First Quantum Clings to Hope of Last-Minute Deal over Cobre Panamá

The Vancouver-based miner hasn’t given up all hope of brokering an eleventh-hour deal with Panama to continue running the Cobre Panama mine

Cobre Panamá
By James Attwood and Yvonne Yue Li
December 16, 2022 | 12:28 PM

Bloomberg — A massive copper mine in Panama is in limbo following a breakdown in tax talks between First Quantum Minerals Ltd. and the government.

The Vancouver-based miner hasn’t given up all hope of brokering an eleventh-hour deal with Panama to continue running the Cobre Panama mine even after authorities ordered the suspension of operations. First Quantum said in a Friday statement that it “came very close to an agreement” on a new tax arrangement before the Central American government pulled the plug on talks.

In a rare development in the normally investor-friendly nation, President Laurentino Cortizo instructed the commerce ministry to preserve the mine and take charge of maintenance. First Quantum vowed to do everything possible to defend stakeholders from the actions, “including through all available legal means.”

The intervention could have a chilling effect on investment needed for the global energy transition and support copper prices that are under pressure from short-term economic headwinds. The move could also hurt Panama’s reputation and send a signal to other nations that have been looking to raise revenue for social spending while boosting investments in raw materials.

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Panama’s government is working with a financial adviser to identify potential partners for the mine, Bloomberg reported Thursday. The government has a few names in mind and they’re likely to be large mining companies, according to people familiar with the matter who asked not to be named because the information is private.

First Quantum acquired the Cobre Panama project in 2013 and it cost at least $10 billion to build the open-pit mining operation, according to the company. The facility, about 120 kilometers (75 miles) west of Panama City, began commercial production in 2019. The mine can produce more than 300,000 metric tons of copper a year at full capacity, roughly 1.5% of the global output.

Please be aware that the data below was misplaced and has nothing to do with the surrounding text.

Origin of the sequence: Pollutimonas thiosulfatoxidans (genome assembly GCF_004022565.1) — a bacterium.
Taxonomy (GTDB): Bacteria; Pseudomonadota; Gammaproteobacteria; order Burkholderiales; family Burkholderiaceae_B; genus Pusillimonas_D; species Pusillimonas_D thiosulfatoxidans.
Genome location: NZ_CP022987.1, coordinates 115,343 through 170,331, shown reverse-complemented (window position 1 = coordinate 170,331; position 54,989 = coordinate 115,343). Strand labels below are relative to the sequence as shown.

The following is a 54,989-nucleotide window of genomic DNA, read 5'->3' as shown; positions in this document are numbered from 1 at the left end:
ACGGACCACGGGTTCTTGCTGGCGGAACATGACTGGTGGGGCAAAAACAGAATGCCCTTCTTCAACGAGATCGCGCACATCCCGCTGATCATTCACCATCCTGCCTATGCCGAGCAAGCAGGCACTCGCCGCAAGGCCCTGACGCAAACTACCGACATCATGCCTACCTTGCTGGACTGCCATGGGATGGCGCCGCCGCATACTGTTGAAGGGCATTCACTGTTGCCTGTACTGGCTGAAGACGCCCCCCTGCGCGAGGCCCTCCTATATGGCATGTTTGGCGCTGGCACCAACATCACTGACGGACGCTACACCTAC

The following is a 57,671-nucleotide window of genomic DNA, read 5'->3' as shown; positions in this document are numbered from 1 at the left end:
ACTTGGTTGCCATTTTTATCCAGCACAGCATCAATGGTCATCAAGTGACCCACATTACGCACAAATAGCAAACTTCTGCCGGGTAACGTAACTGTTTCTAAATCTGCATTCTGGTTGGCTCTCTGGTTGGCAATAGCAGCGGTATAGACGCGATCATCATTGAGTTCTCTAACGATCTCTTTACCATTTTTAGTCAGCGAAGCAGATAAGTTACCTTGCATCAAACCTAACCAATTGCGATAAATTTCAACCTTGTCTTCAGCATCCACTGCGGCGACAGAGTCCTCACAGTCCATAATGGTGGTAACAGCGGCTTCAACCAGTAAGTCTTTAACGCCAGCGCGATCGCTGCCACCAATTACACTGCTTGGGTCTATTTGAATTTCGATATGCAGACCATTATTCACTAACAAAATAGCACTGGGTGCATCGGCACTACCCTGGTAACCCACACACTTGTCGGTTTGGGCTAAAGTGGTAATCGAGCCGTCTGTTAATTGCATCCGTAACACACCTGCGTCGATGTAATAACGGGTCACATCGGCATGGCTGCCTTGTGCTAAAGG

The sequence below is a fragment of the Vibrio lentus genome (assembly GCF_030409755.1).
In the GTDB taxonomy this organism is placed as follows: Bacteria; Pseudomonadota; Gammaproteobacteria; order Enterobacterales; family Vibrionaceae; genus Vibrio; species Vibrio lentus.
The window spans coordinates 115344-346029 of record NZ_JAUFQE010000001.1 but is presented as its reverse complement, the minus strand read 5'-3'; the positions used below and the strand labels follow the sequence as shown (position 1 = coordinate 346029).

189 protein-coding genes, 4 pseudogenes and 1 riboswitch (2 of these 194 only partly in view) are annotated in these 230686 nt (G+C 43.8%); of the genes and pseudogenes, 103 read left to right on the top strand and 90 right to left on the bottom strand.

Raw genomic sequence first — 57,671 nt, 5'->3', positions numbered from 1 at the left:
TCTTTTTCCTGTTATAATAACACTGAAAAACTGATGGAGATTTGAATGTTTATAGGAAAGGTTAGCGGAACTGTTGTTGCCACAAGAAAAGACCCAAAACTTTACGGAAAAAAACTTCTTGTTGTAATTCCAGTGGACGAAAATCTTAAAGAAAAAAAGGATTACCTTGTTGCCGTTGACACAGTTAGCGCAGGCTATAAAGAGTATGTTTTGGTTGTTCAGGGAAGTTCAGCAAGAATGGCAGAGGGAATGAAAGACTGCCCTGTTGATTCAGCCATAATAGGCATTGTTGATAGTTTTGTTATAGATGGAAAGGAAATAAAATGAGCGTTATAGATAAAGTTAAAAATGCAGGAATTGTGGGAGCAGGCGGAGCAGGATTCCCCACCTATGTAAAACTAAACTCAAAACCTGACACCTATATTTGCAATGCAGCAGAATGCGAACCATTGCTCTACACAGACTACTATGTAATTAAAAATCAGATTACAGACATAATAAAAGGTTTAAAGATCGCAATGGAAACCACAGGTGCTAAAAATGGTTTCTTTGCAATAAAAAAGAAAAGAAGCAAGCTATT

In 2017, First Quantum boosted its interest in the Panamanian company that holds the mine’s concession to 90%. Last year, Panama’s Supreme Court ratified a lower court’s ruling that the current concession was unconstitutional.


Shares of First Quantum plunged as much as 15% in Toronto, before paring some losses. The stock was down 6.9% to C$25.68 at 11:37 a.m., extending its two-day decline to about 20%.

Franco-Nevada Corp., which has a streaming deal for gold and silver from Cobre Panama, fell 3.8%. The Toronto-based firm said it is in communication with First Quantum.

“Our goal remains to find a ‘win-win’ resolution with the government that will safeguard 40,000 jobs and protect our investment,” First Quantum said in its statement.

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One of the sticking points between the government and the company appears to have been over a minimum $375 million annual contribution, with First Quantum pushing for an exception in the case of much lower metal prices and profit, according to a letter First Quantum sent to employees at the mine seen by Bloomberg.


Panama’s move may also impact its economy given the mine has been the biggest foreign investment for the country. It cost more to build Cobre Panama than an expansion of the country’s famed canal and supports 40,000 jobs.

--With assistance from Jacob Lorinc